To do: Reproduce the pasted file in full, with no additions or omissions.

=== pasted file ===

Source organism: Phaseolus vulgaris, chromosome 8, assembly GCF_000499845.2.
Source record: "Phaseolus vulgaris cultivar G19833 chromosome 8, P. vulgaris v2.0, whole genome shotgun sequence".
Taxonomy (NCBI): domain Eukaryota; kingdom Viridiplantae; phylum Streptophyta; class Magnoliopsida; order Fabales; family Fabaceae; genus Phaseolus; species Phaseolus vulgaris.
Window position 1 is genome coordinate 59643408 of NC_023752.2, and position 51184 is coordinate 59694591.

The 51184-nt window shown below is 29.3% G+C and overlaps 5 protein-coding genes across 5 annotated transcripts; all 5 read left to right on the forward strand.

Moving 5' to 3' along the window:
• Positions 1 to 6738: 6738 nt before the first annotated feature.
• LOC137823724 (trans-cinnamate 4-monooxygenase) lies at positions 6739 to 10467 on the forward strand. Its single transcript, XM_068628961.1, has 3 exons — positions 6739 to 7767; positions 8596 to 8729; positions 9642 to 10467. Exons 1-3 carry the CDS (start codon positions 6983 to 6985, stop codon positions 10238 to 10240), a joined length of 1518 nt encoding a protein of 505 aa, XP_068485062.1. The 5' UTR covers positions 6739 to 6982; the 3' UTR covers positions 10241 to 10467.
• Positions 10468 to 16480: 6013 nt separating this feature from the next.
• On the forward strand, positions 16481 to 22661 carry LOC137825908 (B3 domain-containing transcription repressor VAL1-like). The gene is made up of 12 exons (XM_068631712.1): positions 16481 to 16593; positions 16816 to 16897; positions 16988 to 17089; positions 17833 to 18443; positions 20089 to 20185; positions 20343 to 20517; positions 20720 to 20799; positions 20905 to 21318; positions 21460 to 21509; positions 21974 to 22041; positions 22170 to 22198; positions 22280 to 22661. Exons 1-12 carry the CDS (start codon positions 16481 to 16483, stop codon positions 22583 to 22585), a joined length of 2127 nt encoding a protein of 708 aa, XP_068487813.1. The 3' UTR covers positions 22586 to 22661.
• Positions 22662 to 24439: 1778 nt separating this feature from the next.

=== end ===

Source organism: Phaseolus vulgaris, chromosome 8, assembly GCF_000499845.2.
Source record: "Phaseolus vulgaris cultivar G19833 chromosome 8, P. vulgaris v2.0, whole genome shotgun sequence".
Taxonomy (NCBI): domain Eukaryota; kingdom Viridiplantae; phylum Streptophyta; class Magnoliopsida; order Fabales; family Fabaceae; genus Phaseolus; species Phaseolus vulgaris.
Window position 1 is genome coordinate 59643408 of NC_023752.2, and position 51184 is coordinate 59694591.

The 51184-nt window shown below is 29.3% G+C and overlaps 5 protein-coding genes across 5 annotated transcripts; all 5 read left to right on the forward strand.

Moving 5' to 3' along the window:
• Positions 1 to 6738: 6738 nt before the first annotated feature.
• LOC137823724 (trans-cinnamate 4-monooxygenase) lies at positions 6739 to 10467 on the forward strand. Its single transcript, XM_068628961.1, has 3 exons — positions 6739 to 7767; positions 8596 to 8729; positions 9642 to 10467. Exons 1-3 carry the CDS (start codon positions 6983 to 6985, stop codon positions 10238 to 10240), a joined length of 1518 nt encoding a protein of 505 aa, XP_068485062.1. The 5' UTR covers positions 6739 to 6982; the 3' UTR covers positions 10241 to 10467.
• Positions 10468 to 16480: 6013 nt separating this feature from the next.
• On the forward strand, positions 16481 to 22661 carry LOC137825908 (B3 domain-containing transcription repressor VAL1-like). The gene is made up of 12 exons (XM_068631712.1): positions 16481 to 16593; positions 16816 to 16897; positions 16988 to 17089; positions 17833 to 18443; positions 20089 to 20185; positions 20343 to 20517; positions 20720 to 20799; positions 20905 to 21318; positions 21460 to 21509; positions 21974 to 22041; positions 22170 to 22198; positions 22280 to 22661. Exons 1-12 carry the CDS (start codon positions 16481 to 16483, stop codon positions 22583 to 22585), a joined length of 2127 nt encoding a protein of 708 aa, XP_068487813.1. The 3' UTR covers positions 22586 to 22661.
• Positions 22662 to 24439: 1778 nt separating this feature from the next.